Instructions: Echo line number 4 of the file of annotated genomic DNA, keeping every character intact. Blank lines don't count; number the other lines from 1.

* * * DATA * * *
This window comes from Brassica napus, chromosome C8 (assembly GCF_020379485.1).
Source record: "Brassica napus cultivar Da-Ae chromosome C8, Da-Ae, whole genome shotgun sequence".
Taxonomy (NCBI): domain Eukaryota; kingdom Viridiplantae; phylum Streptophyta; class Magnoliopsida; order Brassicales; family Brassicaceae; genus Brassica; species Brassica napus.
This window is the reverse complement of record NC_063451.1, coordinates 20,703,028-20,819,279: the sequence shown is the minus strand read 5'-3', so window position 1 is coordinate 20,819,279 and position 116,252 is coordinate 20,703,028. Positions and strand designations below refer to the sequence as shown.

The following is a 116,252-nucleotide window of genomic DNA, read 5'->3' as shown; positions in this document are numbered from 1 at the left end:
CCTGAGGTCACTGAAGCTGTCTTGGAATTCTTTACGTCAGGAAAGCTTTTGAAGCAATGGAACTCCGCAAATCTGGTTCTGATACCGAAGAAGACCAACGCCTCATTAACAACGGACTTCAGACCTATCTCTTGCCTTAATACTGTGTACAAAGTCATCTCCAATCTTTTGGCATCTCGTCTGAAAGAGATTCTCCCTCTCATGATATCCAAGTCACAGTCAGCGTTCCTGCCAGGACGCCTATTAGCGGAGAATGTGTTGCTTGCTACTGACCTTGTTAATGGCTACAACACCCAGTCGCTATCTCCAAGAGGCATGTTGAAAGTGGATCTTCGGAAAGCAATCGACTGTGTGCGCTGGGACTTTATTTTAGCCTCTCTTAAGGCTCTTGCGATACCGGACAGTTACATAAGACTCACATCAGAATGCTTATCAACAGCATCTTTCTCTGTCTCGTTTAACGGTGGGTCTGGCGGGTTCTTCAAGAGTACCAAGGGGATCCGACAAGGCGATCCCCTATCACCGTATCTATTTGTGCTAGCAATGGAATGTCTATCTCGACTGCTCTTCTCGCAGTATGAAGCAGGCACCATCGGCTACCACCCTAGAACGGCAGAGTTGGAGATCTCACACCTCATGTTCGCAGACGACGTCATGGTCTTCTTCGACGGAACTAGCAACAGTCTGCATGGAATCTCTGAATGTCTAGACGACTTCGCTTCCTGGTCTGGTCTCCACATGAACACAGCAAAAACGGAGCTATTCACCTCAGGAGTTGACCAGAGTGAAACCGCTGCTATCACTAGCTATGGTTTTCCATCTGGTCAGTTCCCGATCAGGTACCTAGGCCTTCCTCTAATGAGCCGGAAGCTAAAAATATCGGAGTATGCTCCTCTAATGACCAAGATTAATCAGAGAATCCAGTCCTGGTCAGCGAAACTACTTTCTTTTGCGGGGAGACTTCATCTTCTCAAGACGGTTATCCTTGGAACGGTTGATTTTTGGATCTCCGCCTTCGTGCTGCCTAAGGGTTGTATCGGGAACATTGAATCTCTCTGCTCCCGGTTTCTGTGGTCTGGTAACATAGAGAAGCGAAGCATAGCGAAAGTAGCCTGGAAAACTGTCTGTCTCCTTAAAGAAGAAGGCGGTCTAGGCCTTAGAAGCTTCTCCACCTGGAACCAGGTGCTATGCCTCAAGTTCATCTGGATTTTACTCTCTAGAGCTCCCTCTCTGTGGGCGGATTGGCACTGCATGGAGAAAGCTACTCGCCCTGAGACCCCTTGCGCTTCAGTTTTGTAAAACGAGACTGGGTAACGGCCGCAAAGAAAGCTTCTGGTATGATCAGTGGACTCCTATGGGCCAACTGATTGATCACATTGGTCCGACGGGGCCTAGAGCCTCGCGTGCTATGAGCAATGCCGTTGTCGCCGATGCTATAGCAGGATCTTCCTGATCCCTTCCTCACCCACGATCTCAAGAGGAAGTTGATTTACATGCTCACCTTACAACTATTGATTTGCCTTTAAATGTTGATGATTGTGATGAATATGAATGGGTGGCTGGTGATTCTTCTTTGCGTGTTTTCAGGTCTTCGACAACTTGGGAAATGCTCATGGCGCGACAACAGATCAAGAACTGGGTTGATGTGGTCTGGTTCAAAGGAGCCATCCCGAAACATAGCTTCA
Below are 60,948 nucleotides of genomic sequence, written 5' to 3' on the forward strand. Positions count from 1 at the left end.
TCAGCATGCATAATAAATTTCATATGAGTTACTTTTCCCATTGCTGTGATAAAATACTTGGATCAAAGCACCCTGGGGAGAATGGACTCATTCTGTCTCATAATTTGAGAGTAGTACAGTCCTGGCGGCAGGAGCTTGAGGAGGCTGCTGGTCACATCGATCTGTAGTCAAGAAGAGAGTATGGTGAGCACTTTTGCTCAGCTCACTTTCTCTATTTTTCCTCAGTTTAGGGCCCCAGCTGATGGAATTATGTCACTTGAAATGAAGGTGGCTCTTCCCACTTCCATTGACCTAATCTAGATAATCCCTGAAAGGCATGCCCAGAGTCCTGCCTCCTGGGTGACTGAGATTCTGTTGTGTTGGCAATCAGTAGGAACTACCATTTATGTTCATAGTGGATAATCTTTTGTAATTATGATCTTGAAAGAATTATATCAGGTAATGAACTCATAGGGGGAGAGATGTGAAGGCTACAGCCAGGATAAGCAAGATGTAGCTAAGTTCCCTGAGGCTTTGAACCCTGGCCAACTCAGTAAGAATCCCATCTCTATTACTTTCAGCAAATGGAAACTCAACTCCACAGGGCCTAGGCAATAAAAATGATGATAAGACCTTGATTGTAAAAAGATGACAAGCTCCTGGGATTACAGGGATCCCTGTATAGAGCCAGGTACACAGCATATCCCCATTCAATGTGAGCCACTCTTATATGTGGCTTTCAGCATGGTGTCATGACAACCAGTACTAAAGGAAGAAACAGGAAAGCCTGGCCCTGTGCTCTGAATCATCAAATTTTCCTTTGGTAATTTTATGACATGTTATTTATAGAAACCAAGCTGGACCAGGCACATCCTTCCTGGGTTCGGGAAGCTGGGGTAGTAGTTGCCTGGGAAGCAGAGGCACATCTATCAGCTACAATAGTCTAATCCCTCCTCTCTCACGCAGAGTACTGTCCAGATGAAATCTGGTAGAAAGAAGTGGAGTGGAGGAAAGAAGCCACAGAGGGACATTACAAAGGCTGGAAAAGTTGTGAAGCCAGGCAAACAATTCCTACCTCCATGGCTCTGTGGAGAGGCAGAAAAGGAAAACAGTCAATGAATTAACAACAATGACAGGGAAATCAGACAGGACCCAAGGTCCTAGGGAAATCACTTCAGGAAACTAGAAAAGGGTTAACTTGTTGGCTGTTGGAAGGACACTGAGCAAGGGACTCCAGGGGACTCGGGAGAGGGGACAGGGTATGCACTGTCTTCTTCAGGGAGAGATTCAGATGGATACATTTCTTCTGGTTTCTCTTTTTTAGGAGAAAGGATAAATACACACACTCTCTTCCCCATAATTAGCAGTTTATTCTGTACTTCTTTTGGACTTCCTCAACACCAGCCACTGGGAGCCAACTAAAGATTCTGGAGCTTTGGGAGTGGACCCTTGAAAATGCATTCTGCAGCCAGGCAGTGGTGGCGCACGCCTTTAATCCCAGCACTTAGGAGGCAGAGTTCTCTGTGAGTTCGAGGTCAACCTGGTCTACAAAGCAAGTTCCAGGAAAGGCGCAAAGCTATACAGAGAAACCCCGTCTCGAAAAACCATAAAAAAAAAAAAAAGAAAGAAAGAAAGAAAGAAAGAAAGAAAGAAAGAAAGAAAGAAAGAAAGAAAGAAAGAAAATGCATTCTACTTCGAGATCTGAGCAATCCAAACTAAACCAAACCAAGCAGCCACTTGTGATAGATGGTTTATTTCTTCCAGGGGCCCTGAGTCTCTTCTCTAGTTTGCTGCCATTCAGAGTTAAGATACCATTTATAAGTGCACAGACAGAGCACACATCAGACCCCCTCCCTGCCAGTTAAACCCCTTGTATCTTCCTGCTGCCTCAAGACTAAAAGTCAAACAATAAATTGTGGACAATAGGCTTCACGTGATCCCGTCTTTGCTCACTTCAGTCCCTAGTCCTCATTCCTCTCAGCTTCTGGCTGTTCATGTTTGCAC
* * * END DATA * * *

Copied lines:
This window is the reverse complement of record NC_063451.1, coordinates 20,703,028-20,819,279: the sequence shown is the minus strand read 5'-3', so window position 1 is coordinate 20,819,279 and position 116,252 is coordinate 20,703,028. Positions and strand designations below refer to the sequence as shown.